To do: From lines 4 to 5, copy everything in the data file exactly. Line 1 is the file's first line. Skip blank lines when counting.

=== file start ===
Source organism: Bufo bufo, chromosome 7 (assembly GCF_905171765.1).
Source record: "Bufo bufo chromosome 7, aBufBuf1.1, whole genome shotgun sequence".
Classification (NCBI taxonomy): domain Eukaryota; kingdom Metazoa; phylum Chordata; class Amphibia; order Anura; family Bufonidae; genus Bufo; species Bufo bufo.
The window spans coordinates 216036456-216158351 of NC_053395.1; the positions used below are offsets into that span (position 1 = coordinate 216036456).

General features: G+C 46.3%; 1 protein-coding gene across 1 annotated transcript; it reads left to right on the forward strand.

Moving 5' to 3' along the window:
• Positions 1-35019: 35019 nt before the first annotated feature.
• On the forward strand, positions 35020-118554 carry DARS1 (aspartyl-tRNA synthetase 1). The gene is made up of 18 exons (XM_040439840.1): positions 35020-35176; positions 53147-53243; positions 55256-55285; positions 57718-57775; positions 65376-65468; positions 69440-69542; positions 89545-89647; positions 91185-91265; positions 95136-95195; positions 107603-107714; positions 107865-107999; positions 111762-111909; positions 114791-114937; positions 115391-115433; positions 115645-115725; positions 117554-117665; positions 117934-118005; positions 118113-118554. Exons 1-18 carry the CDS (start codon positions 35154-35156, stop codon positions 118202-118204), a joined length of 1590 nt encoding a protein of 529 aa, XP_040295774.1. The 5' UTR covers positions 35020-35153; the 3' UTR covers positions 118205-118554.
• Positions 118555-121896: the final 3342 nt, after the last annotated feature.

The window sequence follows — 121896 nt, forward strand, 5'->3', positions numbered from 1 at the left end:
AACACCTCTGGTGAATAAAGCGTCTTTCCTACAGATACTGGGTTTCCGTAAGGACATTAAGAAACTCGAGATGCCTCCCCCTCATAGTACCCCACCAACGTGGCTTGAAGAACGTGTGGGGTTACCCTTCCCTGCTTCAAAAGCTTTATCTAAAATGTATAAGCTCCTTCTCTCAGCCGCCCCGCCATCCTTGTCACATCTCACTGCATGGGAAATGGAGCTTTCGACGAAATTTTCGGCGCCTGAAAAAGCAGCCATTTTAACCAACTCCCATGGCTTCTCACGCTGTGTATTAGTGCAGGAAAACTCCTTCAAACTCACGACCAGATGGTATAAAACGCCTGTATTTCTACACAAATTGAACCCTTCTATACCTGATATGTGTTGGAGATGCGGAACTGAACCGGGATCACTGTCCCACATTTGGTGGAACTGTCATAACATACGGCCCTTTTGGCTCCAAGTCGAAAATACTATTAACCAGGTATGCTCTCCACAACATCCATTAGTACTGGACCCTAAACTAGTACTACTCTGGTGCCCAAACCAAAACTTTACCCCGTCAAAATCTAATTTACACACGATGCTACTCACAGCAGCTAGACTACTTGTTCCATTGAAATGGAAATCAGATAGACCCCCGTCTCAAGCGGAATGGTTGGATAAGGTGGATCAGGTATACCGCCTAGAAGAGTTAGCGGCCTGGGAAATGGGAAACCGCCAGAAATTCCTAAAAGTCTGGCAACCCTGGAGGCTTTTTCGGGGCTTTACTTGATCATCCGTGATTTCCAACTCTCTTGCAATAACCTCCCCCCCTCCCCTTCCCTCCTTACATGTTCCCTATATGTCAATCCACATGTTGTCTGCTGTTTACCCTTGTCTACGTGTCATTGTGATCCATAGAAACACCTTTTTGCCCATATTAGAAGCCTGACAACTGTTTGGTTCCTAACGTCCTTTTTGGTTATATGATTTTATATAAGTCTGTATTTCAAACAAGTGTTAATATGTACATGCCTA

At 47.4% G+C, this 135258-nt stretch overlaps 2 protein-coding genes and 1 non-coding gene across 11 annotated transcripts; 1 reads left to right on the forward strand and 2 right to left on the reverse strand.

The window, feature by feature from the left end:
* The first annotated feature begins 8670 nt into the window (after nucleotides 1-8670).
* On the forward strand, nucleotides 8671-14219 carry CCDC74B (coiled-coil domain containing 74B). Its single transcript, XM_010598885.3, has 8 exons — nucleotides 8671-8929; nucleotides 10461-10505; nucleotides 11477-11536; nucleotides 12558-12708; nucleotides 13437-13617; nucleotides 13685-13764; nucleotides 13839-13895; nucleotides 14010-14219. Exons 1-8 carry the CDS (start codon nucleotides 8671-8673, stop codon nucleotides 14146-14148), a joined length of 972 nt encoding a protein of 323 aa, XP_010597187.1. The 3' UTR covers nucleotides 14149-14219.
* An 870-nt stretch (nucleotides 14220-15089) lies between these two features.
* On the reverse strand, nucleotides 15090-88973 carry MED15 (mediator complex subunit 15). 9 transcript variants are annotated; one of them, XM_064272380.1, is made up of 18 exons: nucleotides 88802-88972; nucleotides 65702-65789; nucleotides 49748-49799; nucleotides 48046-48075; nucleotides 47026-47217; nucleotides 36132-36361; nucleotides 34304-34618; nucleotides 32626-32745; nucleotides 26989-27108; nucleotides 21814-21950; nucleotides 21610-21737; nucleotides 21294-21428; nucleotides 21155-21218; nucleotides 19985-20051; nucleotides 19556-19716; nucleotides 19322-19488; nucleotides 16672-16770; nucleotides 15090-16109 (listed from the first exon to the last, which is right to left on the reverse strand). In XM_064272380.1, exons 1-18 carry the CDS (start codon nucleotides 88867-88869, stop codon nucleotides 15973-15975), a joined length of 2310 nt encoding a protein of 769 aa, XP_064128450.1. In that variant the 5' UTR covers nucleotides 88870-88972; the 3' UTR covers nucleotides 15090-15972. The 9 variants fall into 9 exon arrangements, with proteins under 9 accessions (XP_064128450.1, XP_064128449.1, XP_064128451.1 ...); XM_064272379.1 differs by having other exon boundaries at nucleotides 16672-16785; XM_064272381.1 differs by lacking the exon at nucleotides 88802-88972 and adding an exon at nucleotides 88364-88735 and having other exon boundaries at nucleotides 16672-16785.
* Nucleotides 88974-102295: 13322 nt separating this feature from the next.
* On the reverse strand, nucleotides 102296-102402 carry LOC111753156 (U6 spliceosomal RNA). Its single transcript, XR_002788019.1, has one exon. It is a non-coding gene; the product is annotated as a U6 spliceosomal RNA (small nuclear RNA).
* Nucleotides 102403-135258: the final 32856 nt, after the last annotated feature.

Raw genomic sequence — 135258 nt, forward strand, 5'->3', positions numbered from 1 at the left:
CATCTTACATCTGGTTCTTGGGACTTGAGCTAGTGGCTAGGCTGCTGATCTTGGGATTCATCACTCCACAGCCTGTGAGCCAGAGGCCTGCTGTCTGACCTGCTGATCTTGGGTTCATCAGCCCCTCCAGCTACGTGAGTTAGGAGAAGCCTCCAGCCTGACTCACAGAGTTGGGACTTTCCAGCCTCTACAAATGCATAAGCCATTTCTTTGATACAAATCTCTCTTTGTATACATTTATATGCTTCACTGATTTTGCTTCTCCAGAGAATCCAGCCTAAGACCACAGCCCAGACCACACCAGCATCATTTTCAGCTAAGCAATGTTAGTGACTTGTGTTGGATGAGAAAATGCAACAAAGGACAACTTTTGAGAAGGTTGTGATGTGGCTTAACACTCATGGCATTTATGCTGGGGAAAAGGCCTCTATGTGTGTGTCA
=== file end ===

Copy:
The window spans coordinates 216036456-216158351 of NC_053395.1; the positions used below are offsets into that span (position 1 = coordinate 216036456).

General features: G+C 46.3%; 1 protein-coding gene across 1 annotated transcript; it reads left to right on the forward strand.